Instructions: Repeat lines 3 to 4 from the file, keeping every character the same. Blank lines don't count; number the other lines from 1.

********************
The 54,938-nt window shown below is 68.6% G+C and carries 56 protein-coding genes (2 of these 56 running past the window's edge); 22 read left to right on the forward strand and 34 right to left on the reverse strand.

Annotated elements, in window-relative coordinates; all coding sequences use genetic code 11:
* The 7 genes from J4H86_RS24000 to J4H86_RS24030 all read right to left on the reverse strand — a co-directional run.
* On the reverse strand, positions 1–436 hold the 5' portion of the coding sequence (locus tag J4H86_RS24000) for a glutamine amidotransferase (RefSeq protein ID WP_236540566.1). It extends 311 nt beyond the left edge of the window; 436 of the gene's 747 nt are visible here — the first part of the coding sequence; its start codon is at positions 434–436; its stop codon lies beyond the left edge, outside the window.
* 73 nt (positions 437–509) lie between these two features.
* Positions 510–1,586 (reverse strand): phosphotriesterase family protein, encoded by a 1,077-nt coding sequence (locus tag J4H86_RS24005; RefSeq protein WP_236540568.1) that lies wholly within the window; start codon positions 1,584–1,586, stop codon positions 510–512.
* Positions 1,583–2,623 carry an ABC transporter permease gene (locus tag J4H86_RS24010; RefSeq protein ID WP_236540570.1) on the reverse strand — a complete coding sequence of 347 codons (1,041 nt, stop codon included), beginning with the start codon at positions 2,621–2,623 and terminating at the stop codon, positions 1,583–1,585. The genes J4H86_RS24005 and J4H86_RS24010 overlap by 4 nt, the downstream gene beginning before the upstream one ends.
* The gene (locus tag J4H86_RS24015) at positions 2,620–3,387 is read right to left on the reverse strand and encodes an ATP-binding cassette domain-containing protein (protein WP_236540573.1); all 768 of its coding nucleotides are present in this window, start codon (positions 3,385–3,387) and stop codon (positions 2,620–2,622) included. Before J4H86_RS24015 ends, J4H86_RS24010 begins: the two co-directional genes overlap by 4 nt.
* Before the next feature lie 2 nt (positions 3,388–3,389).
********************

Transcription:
* The 7 genes from J4H86_RS24000 to J4H86_RS24030 all read right to left on the reverse strand — a co-directional run.
* On the reverse strand, positions 1–436 hold the 5' portion of the coding sequence (locus tag J4H86_RS24000) for a glutamine amidotransferase (RefSeq protein ID WP_236540566.1). It extends 311 nt beyond the left edge of the window; 436 of the gene's 747 nt are visible here — the first part of the coding sequence; its start codon is at positions 434–436; its stop codon lies beyond the left edge, outside the window.